Thrilled for Polycythemia Vera (PV) Diagnosis!
Publisher’s Note (David Wallace):
It’s rare that I will accept an anonymous patient story, just one other in 7 years. Starting back in October 2019, a gentleman who found PV Reporter at the top of a google search, reached out offering to share a “summary” of his story. We exchanged numerous emails, formed a friendly connection and I asked if he would share his complete story. He politely agreed.
Naturally, I offered a few “patient suggestions” after learning more about his life altering struggle. I empathized with his difficult journey and decided that sharing his story may very well help others who are yet to be diagnosed with polycythemia vera (PV) or are in the early stages. If you would like to share your story with PV Reporter, please drop us a note.
In September of 2019 I was diagnosed with Polycythemia Vera, a myeloproliferative neoplasm. I was thrilled and relieved to receive the diagnosis. Why would I be delighted to receive such a diagnosis? The reason is that I thought that I was dying. With the diagnosis of Polycythemia Vera, treatment options are available to help keep me alive.
I’m not sure exactly when the difficulties started. Polycythemia Vera has a slow, but insidious progression. As a 70-year-old man, I concluded that my increasing fatigue was due to long working hours and not sleeping enough. I concluded that increasing levels of fatigue were also due to getting older and not retiring when I was 65 years old. High blood pressure became a problem. I was confused because my blood pressure had been in the healthy range for my entire life. I am not overweight. In fact, I made it a point to be somewhat thin in order to make it easier for my heart to function. But my blood pressure increased to 155/90 for no apparent reason. I tried to convince my primary care provider that the readings were unusual for me and that I didn’t need medication for hypertension. After several visits to my primary care doctor, he told me my blood pressure readings were always high and I needed medication to control it. I was also told that it was unusual for a man of my age to not need blood pressure medication.
The fatigue continued to increase. When I went to bed at the end of the day, I felt as if I had not slept for three days. When I woke up in the morning, I felt as if I had not slept for two days. But I forced myself out of bed in order to go to work and act as if my health was okay. I became a good actor because no one seemed to notice that anything was wrong. It also became increasing difficult to concentrate. It was more difficult to get things done. The level of my fatigue was crushing me.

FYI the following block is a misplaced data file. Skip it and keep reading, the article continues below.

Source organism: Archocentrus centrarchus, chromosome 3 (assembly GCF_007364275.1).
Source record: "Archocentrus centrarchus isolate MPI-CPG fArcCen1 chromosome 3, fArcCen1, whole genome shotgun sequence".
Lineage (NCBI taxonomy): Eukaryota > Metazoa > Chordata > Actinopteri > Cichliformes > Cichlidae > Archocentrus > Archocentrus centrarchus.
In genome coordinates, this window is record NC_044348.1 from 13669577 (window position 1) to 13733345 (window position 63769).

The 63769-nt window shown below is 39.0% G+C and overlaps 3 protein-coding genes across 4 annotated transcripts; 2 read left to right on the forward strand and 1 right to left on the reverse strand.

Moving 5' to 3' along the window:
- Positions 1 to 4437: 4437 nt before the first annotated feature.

I don’t drink coffee. But I drank more and more cola in order to get through the day. I easily consumed two liters of diet cola every day. The diet colas seemed to give me a little relief. But the fatigue was unbearable and I began to feel that I was dying. I repeatedly told my primary care physician about my fatigue. Blood tests revealed that my red blood cell and white blood cell levels were high and that they had been increasing for several years.
I also told my primary care provider that I had begun to have strange visual experiences. I sometimes had difficulties with my central vision. After a few minutes, I would begin to see strange, but colorful patterns in my vision. The patterns would increase in size and then disappear from the visual field. Then, my vision would return to normal. The visual disturbances would last for approximately 30 minutes. The frequency of the visual disturbances varied. They sometimes occurred only once every couple of months. Sometimes they would occur several times per day. Fortunately, the visual disturbances were not painful. But they were terrifying because I didn’t know what was happening.
Blood Pressure Continues to Rise
My blood pressure continued to increase, even though I was taking prescribed medication. I could feel my heart struggling to circulate blood. My interest in sex became minimal because sexual arousal was minimal. I concluded that men who are 70 or older probably lose interest due to aging. In August of 2018, my blood pressure spiked to 205/100. I felt that I was about to die. I went to the emergency room of the local hospital and was admitted for observation and assessment. Upon release, I was told that my blood pressure was high, possibly due to excessive caffeine intake and dehydration. Blood tests again indicated that my red blood cells and white blood cells were high. I was told to follow-up with my primary care provider. I immediately stopped drinking diet colas. I erroneously concluded that caffeine use was the cause of my problems.